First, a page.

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Nazi Women Share the Blame

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Hitler’s Furies: German Women in the Nazi Killing Fields. By Wendy Lower. New York: Houghton, Mifflin, Harcourt, 2013. 170 pages.


Hitler wanted lebensraum for the German people, and the way to get that was to take it from the Slavs, the Poles, Ukrainians, and Russians, living to the east of German. Nazi ideology taught that it was natural and right for the racially superior Germans to take what they needed to feed their own. So, when the German army marched east, the German soldier had been taught that it was right to kill, deport and/or enslave the Slavs. The plan was to starve and work to death those unhappy souls who survived the initial attacks by the Wehrmacht. In Poland and in the USSR, therefore, the Germans were absolutely ruthless. They burned, they murdered, they tortured, they deported.

And the curious thing is the perpetrators of these war crimes were not just German men. German women share in the culpability. This is what history professor Wendy Lower, discovered in her researches. The German army trained a half a million young women to serve in support positions. These women were nurses, radio operators, file clerks, secretaries flight recorders, social workers, resettlement advisors, educators and, most ominously, racial examiners. Two hundred thousand of them served in the east.

When the Red Army defeated Nazi Germany, perhaps somewhat understandably, their soldiers took revenge on the Germans who were left. Most of their victims were, of course, women. German women were raped and murdered by the Reds in their thousands, and the world has felt considerable sympathy for German women, particularly as the world has tended to believe that German women were apolitical. But they were not. They were complicit in the genocidal system the Nazis developed. There were, for example, women guards at the death camps, at least 3,500 of them, many of whom were particularly sadistic. And then there are just the sheer numbers. According to Professor Lower, one “third of the female population, thirteen million women, were actively engaged in a Nazi Party organization, and female membership in the Nazi Party increased steadily until the end of the war.”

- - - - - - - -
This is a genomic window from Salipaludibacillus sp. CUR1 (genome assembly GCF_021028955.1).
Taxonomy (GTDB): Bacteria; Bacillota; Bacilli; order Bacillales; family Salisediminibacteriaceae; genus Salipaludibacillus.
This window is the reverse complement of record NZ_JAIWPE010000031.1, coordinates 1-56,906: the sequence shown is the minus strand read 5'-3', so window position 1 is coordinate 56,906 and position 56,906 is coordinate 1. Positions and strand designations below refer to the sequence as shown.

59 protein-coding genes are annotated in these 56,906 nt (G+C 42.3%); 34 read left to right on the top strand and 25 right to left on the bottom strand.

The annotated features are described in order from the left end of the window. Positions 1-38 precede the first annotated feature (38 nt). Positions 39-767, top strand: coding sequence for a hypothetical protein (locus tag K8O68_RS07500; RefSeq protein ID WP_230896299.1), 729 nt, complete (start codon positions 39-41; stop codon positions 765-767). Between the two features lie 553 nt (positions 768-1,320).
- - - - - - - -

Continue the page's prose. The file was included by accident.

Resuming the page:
Nazism, as Lower shows us, twisted men and women alike. Teachers in Nazi Germany and in the east preached the Nazi ideology, excluded non-German children from the schools, and informed the authorities of children who had physical or mental problems, and often such children simply disappeared. Nurses and doctors alike helped perform some 400,000 forced sterilizations of non-Jewish Germans. The SS kidnapped children in the east (if they were blond and blue-eyed) and these children were given to German women who were unable to bear children, if the children were lucky. Unlucky children were sent to the death camps or in some cases used in inhumane Nazi medical experiments.

Of all the female criminals, perhaps Nazi nurses were the worst. Yes, they served in the Nazi hospitals, helping to heal wounded German servicemen, but according to Lower, “. . . of all the female professions, nursing contains the highest concentration of documented crimes in the euthanasia program and the medical experiments.”

In short, this book is ghastly to read, but also important. (That's why it is being considered for the National Book Award.) It demonstrates how a monster regime like the Nazis can twist and pervert people to perform simply horrible acts not reluctantly, but enthusiastically. Could it happen here? Of course it could.

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